In terms of cost cutting, we have scrutinized our processes and overhead cost. By reducing complexity and overhead cost, we will save EUR800 million, which has now been detailed and we are in the process of deploying it across the organization in the countries affected. About 60% of these cost savings are people related and hence will lead to the loss of approximately 4,500 jobs. And I find this regrettable. But this is an inevitable step to improve our operating model to become a lean, agile, entrepreneurial and competitive company. Remaining 40% of the cost relates to other structural cost savings like in real estate, IT cost, et cetera.

We also continue to make good progress on our 2 billion share buyback program. 24% has been completed at quarter-end.

Now before I turn the call over to Ron to walk you through the financial details, I would like to state that while we are not yet satisfied with our current financial performance, I do think that it is important to reiterate that we are convinced that the opportunities for operational improvement and the actions we are taking will unlock the potential for our portfolio and set the stage for us to achieve our 2013 financial objectives.

And, with that, I would like to pass it over to Ron.

Ron Wirahadiraksa

Thank you, Frans. Good morning and welcome to all of you on the call. I will begin by giving you some colors on the developments in the markets we serve.

Let me start with Healthcare, where in the US, hospitals are becoming more efficient, and as result the financial positions are strengthening. This coupled with improvements in the US credit markets as well as pent-up demand for upgrading to new and more efficient technologies is outweighing some of the concerns and uncertainty around the USAID budget control and the Affordable Care Act. This leads to a growth in hospital construction activity. This hospital construction activity in the US continues to rise projected at 5% in 2011 and 6% for 2012, as administrators prepare for the influx of newly insured patients. And current lower interest rates are fueling these infrastructure advancements. Nevertheless, there continues to be some concern among hospital CEOs around Healthcare Reform and possible related reimbursement cuts. While we do continue to see pent-up demand, uncertainty remains, and it’s an issue we continue to monitor very closely.

In Europe, markets in Southern Europe continued to be weak, given the economic situation prevalent in those geographies, as well as the austerity measures undertaken by various governments. With the current situation in Europe, we remain cautious on the near-term outlook. In our growth geographies, we continue to see momentum as more investments continue to be directed to these markets, resulting in robust demand.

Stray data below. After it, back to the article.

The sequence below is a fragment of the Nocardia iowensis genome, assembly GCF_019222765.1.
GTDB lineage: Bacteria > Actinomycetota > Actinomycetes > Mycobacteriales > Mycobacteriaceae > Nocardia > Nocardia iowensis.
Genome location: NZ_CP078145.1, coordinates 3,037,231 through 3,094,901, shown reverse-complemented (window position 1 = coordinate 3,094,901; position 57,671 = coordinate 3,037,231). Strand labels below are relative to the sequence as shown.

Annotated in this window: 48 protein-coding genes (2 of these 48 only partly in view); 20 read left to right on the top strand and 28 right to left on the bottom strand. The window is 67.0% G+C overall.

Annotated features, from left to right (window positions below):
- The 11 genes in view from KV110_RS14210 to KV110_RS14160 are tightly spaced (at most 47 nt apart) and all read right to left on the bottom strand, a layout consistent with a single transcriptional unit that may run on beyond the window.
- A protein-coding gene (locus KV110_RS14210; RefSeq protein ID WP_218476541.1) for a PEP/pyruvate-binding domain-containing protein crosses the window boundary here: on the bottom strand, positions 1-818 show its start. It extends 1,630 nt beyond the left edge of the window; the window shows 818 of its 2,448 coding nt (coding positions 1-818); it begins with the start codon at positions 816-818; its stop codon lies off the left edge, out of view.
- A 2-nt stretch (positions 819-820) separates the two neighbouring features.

For the Consumer Lifestyle markets, consumer confidence is still low in North America and has weakened in the past quarters. Confidence among US consumers saw the lowest level in more than two years in Q3 as the outlook for employment and income declined. In Europe, the weakness is predominantly in Southern Europe, while Northern European markets are registering a low growth. Markets in Asia Pacific remain strong. The weak market sentiment has had a larger impact on the Lifestyle Entertainment markets compared to the health and well-being part of the Consumer Lifestyle portfolio, the latter being Personal Care, Health and Wellness, and Domestic Appliances.

The Lighting market in Q3 was virtually flat compared to the previous year and grew modestly compared to the second quarter of this year, mainly driven by LED product categories and growth geographies. The US and Western Europe continued to see slow GDP growth, though in the US markets we believe that improved construction in nonresidential will benefit the Professional Luminaires market in the second half of 2011. In the Western Europe, both residential and nonresidential construction in Q3 was slow, with the exceptions being Germany, Austria, Switzerland, and France, which showed a slight uptick in the markets for Professional Lamps and Luminaires.

In growth geographies, construction remained strong, especially in Asia Pacific, driving lamps and luminaires markets across categories. China remains a clear growth engine, especially for the Consumer Lamps and Luminaires market with continued strong residential and real estate investments. Vehicle production in Q3 is estimated to have risen slightly compared to a slower Q2, driving incremental growth for the automotive lightings market.

Let me now move to the Philips Group results for the third quarter of 2011. Let me remind you that as of the last quarter of this year, we report a profit and loss on the TV business under discontinued operations and the net operating capital for the business in the balance sheet’s underlying assets held for sale. The cash flow of the TV business is reported under cash flow for discontinued operations. Therefore, all commentary that will follow in terms of sales and earnings at Philips Group level and Consumer Lifestyle sector level does not include Television and related information. Also, when I refer to adjusted EBITA on this call, this represents EBITA excluding restructuring and acquisition related to charges.

Comparable sales in the third quarter grew by 6% when adjusted for currency and portfolio changes. On a geographical basis, comparable sales in our growth geographies grew by 13% in the third quarter. Excluding the affect of a decline of packaged LED sales to these markets, the comparable growth for the quarter for our growth geographies was a strong 16%. The packaged LED business is an OEM business and the products are shipped to destinations, depending on the production plan of our customers; hence this clarification.